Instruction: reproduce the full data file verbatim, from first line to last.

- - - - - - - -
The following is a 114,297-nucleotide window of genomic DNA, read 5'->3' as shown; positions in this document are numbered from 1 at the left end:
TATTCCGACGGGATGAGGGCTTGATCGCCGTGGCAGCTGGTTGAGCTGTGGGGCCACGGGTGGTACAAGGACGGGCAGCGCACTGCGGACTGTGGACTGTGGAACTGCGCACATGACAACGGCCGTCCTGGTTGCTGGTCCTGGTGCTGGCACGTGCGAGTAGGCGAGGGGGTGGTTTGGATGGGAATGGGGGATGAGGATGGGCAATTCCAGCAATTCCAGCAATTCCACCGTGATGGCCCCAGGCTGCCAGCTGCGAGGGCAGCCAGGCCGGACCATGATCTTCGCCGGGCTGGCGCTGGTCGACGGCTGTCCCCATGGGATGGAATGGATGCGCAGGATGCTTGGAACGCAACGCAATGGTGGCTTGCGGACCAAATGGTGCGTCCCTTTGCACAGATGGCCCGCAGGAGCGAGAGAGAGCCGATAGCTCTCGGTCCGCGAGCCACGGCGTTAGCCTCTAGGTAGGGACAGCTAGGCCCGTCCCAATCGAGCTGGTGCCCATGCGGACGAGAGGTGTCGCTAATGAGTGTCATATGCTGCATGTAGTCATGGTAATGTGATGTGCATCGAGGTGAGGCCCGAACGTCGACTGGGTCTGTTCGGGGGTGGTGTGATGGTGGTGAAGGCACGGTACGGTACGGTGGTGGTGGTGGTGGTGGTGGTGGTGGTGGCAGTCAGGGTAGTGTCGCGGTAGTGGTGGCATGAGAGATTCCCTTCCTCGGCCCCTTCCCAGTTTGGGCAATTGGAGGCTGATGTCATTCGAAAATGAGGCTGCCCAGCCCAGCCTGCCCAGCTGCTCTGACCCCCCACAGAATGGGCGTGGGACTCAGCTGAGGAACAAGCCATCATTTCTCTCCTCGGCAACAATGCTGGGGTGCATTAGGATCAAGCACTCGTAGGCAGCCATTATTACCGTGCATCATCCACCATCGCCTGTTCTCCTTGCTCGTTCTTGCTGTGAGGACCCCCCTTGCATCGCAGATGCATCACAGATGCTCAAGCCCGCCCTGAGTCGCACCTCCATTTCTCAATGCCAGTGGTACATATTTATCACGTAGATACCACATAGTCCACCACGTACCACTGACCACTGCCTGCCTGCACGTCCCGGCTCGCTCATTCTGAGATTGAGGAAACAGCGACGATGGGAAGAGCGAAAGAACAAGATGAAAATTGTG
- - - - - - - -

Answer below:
The following is a 114,297-nucleotide window of genomic DNA, read 5'->3' as shown; positions in this document are numbered from 1 at the left end:
TATTCCGACGGGATGAGGGCTTGATCGCCGTGGCAGCTGGTTGAGCTGTGGGGCCACGGGTGGTACAAGGACGGGCAGCGCACTGCGGACTGTGGACTGTGGAACTGCGCACATGACAACGGCCGTCCTGGTTGCTGGTCCTGGTGCTGGCACGTGCGAGTAGGCGAGGGGGTGGTTTGGATGGGAATGGGGGATGAGGATGGGCAATTCCAGCAATTCCAGCAATTCCACCGTGATGGCCCCAGGCTGCCAGCTGCGAGGGCAGCCAGGCCGGACCATGATCTTCGCCGGGCTGGCGCTGGTCGACGGCTGTCCCCATGGGATGGAATGGATGCGCAGGATGCTTGGAACGCAACGCAATGGTGGCTTGCGGACCAAATGGTGCGTCCCTTTGCACAGATGGCCCGCAGGAGCGAGAGAGAGCCGATAGCTCTCGGTCCGCGAGCCACGGCGTTAGCCTCTAGGTAGGGACAGCTAGGCCCGTCCCAATCGAGCTGGTGCCCATGCGGACGAGAGGTGTCGCTAATGAGTGTCATATGCTGCATGTAGTCATGGTAATGTGATGTGCATCGAGGTGAGGCCCGAACGTCGACTGGGTCTGTTCGGGGGTGGTGTGATGGTGGTGAAGGCACGGTACGGTACGGTGGTGGTGGTGGTGGTGGTGGTGGTGGTGGCAGTCAGGGTAGTGTCGCGGTAGTGGTGGCATGAGAGATTCCCTTCCTCGGCCCCTTCCCAGTTTGGGCAATTGGAGGCTGATGTCATTCGAAAATGAGGCTGCCCAGCCCAGCCTGCCCAGCTGCTCTGACCCCCCACAGAATGGGCGTGGGACTCAGCTGAGGAACAAGCCATCATTTCTCTCCTCGGCAACAATGCTGGGGTGCATTAGGATCAAGCACTCGTAGGCAGCCATTATTACCGTGCATCATCCACCATCGCCTGTTCTCCTTGCTCGTTCTTGCTGTGAGGACCCCCCTTGCATCGCAGATGCATCACAGATGCTCAAGCCCGCCCTGAGTCGCACCTCCATTTCTCAATGCCAGTGGTACATATTTATCACGTAGATACCACATAGTCCACCACGTACCACTGACCACTGCCTGCCTGCACGTCCCGGCTCGCTCATTCTGAGATTGAGGAAACAGCGACGATGGGAAGAGCGAAAGAACAAGATGAAAATTGTG